- Antarctica has a geographical area of 14 million sq. km and has had no indigenous population (i.e. “Antarcticans” don’t exist).
- However, a few thousand people reside there, in some 40 research stations spread across the continent, throughout the year.
- In 1959, 12 countries – Argentina, Australia, Belgium, Chile, France, Japan, New Zealand, Norway, South Africa, the USSR, the UK and the US signed the ‘Antarctic Treaty’.
- Their aim was to prevent the continent from being militarised and to establish it as a centre of peaceful activities.
- Later, more countries, including India, have become party to the treaty, and today it counts more than 54 members.
- The treaty requires each party to take appropriate measures within its competence, including the adoption of laws and regulations, administrative actions and enforcement measures, to ensure compliance with the protocol.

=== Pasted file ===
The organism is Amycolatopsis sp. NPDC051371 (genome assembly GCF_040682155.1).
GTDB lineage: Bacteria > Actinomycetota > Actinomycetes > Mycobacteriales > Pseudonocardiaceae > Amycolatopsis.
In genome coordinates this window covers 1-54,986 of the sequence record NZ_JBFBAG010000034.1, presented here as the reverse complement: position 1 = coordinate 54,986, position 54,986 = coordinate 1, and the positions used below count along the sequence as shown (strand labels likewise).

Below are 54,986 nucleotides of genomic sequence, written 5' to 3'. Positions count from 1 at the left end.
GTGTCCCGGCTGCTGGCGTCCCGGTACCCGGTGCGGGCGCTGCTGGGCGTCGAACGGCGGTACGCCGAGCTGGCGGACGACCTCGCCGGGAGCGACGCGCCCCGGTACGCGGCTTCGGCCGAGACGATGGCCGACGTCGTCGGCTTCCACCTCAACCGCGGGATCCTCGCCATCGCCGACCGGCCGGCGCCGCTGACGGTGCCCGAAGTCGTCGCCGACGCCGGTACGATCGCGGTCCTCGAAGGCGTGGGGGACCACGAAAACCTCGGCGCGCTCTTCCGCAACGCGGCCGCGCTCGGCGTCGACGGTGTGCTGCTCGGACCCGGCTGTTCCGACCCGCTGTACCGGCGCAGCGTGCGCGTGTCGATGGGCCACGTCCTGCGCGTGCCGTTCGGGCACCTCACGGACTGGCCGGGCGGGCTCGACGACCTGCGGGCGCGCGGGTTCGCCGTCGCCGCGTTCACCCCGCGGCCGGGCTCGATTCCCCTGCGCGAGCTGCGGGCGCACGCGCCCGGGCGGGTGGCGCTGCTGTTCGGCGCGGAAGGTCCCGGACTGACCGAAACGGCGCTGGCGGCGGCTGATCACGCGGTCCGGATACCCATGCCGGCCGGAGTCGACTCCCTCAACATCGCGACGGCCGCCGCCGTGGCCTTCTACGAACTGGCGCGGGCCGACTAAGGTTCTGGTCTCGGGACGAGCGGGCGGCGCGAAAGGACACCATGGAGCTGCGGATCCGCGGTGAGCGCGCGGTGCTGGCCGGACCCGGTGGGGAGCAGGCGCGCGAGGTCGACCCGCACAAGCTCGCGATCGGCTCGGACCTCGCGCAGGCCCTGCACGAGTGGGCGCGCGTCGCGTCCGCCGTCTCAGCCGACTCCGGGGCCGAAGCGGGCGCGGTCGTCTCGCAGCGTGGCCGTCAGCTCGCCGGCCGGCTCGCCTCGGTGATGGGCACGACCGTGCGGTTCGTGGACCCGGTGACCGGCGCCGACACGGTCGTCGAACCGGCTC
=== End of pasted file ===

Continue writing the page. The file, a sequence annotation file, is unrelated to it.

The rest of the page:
- Countries also signed the ‘Protocol on Environmental Protection’ to the Antarctic Treaty in 1991, which designates Antarctica as a “natural reserve, devoted to peace and science”.
Need for the Antarctic Legislation
- The growing presence of Indian scientists in Antarctica and the commitment to Antarctic research and protection prompted the government to adopt domestic legislation consistent with its obligations as a member of the Antarctic Treaty system.
- These laws will enable India’s courts to deal with disputes or crimes committed in parts of Antarctica, and help build credibility vis-à-vis India’s participation.
India at the Poles
- India maintains two research stations on the continent: ‘Maitri’ (commissioned in 1989) at Schirmacher Hills and ‘Bharati’ (2012) at Larsemann Hills.
- It has also launched 41 scientific expeditions every year thus far.
- Together with the ‘Himadri’ station in Svalbard, above the Arctic circle, India is among an elite group of countries with multiple research in the polar regions.